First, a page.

We’re delighted to be partnering with Innovate UK. We know that Innovate UK supports many businesses to grow and succeed.

Through our partnership, we’re working together to ensure Innovate UK provides every applicant with an inclusive and accessible way to achieve their goals. We will be offering applicants reasonable adjustments, guidance, and support on a one-to-one basis.

Group of Diversity & Ability (D&A) colleagues gathered outside, all smiling. An illustration of the diversity of the team that will be working closely with Innovate UK on providing reasonable adjustments for applicants.

Group of Diversity & Ability (D&A) colleagues gathered outside, all smiling. An illustration of the diversity of the team that will be working closely with Innovate UK on providing reasonable adjustments for applicants. (Credit: D&A)

Speaking about the why

Firstly, we are on a mission to embed equality, diversity, and inclusion in everything we do – both internally and externally. Not only do great ideas come from anyone and everyone, research shows that diversity and inclusion contribute to:

  • creativity and innovation
  • employee engagement
  • customer satisfaction and retention
  • performance and profitability

Secondly, data shows that we are missing out on innovative ideas by not being more accessible to the talent that exists in and around the UK. In 2019, Innovate UK conducted a study about diversity in entrepreneurship in partnership with YouGov. As part of it, 34% of disabled respondents reported having an idea for a new product, process, service, or way of working, compared to 27% of the control group.

Our research shows that many disabled innovators do not complete or even begin a funding application due to barriers they know they will face along the way.

Breaking barriers

According to Beth Kume-Holland, Young Innovators grant holder 2021 to 2022, and Founder and CEO of Patchwork Hub:

Driving authentic change around disability inclusion is critical. It’s great to see Innovate UK’s commitment to levelling the playing field and their recognition of the sheer talent among disabled innovators that is missed when this doesn’t happen.

Too often, unnecessary barriers prevent us from growing our scale and impact. So that true progress is made, disabled people need to be included at every step and co-design solutions.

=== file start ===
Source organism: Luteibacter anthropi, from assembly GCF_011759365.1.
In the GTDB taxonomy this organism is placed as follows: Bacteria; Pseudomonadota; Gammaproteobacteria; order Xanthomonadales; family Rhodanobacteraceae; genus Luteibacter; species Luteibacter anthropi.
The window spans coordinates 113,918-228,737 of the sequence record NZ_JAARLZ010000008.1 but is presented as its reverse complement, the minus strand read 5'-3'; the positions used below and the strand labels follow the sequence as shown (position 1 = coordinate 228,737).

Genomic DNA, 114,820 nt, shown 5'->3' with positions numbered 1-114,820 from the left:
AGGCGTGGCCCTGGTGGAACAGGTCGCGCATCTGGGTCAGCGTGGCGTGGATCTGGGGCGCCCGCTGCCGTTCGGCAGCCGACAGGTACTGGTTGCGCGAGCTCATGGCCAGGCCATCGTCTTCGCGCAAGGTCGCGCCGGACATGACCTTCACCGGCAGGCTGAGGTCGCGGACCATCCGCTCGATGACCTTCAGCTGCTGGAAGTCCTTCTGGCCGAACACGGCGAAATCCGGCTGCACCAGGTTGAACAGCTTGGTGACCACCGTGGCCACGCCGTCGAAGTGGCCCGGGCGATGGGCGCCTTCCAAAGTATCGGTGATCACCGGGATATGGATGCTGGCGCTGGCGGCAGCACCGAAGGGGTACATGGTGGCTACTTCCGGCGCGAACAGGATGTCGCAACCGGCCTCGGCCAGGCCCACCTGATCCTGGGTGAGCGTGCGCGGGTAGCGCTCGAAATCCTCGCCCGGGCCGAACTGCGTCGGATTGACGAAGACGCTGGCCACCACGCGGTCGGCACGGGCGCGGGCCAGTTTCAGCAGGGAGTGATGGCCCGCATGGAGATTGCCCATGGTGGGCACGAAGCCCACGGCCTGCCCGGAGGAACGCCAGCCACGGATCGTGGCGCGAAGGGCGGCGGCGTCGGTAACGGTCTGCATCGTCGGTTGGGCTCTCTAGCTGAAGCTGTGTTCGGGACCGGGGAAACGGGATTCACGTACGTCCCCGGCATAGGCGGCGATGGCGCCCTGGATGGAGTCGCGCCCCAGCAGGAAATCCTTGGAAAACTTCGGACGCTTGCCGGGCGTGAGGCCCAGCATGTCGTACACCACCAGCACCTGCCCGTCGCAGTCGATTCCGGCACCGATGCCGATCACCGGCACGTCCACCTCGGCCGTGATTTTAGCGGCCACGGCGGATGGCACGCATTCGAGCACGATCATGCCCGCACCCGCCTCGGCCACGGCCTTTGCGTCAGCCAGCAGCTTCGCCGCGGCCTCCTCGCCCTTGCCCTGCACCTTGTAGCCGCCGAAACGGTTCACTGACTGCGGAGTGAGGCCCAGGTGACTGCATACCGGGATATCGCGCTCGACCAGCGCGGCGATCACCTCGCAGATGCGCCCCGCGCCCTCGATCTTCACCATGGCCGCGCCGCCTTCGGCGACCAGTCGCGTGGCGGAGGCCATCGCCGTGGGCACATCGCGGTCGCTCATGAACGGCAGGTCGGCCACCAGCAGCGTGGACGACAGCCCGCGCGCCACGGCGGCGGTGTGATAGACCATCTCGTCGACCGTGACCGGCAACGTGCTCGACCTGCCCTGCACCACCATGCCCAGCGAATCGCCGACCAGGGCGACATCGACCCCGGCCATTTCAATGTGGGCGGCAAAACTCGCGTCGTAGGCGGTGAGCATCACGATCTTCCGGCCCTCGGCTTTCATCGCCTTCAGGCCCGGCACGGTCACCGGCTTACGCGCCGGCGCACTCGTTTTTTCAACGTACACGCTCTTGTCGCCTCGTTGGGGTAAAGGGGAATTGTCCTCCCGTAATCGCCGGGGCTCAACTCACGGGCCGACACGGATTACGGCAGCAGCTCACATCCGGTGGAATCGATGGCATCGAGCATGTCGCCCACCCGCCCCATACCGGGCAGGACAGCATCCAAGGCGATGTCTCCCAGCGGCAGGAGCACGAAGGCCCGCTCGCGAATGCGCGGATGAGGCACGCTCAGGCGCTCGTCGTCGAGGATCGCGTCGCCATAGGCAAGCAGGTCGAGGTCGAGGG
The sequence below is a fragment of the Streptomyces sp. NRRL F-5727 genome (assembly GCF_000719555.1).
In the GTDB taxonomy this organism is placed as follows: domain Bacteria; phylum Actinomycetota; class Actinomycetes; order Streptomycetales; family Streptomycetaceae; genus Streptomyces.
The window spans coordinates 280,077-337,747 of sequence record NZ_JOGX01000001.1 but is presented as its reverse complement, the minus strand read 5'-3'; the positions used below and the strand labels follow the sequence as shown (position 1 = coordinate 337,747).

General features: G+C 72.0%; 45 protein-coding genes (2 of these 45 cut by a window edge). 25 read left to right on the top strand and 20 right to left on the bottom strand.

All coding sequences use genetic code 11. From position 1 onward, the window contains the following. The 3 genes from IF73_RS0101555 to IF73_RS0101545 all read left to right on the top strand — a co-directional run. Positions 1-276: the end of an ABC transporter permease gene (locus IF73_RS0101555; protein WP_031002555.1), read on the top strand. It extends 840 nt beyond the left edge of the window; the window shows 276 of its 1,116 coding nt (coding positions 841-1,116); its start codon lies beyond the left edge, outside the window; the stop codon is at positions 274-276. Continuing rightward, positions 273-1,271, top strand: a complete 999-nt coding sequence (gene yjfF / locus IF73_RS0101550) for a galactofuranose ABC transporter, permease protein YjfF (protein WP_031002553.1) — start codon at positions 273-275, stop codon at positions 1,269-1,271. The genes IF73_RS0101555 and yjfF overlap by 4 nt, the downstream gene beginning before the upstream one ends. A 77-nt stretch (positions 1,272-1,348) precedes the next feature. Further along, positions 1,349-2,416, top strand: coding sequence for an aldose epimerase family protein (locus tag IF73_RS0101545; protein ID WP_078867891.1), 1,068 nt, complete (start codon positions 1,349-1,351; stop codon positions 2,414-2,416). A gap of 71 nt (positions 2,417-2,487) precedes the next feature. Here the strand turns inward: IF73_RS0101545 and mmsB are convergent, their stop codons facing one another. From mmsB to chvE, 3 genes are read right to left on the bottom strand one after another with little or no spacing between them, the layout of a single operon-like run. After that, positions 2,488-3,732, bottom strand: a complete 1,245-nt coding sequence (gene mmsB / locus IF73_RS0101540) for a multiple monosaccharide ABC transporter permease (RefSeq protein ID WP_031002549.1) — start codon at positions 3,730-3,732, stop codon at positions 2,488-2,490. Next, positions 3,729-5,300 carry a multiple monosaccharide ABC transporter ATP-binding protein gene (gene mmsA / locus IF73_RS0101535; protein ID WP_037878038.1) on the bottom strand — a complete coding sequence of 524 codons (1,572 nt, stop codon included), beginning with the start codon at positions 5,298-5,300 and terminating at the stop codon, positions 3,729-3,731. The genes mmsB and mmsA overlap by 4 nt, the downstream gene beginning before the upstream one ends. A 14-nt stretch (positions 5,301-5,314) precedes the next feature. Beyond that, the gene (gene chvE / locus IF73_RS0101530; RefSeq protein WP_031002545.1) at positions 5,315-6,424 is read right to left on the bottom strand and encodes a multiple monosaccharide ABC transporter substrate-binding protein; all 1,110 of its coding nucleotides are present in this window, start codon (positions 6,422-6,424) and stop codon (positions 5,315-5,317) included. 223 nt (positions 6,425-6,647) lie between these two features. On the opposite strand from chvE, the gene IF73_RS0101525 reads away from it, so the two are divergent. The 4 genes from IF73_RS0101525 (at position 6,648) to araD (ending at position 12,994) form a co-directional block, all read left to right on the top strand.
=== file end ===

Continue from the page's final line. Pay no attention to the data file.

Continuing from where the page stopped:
For too long, the only accessible spaces for disabled innovators have been disability-specific, associated with charity, or small-scale models. It’s time we start to see disabled innovators as leaders in all areas including and beyond disability, because we already are!

Beth-Kume-Holland, Beth is smiling and posing in front of a purple background.

Beth Kume-Holland, Young Innovators grant holder 2021 to 2022, and Founder and CEO of Patchwork Hub.

Beth works with government bodies and businesses on accessibility and was one of the experts at the Innovate UK conference. Her company, Patchwork Hub, is a job board and disabled-led talent pool that showcases what can be achieved when accessibility and inclusion are at the heart of organisations.

Challenging the status quo, pushing the limits, and providing support to bypass and overcome barriers is key. Introducing additional support for disabled applicants through this initiative is just a start. It sits alongside other programmes, for example Innovate UK’s new Inclusive Innovation Awards. We are at the beginning of our journey towards making innovation truly accessible and inclusive; and look forward to working together with you, our partners and community.

Help us make this pilot a long-term success by sharing this blog post with your network.

If you would like any support, get in touch with the CSS team via email at support@iuk.ukri.org or over the phone on 0300 321 4357.

Further information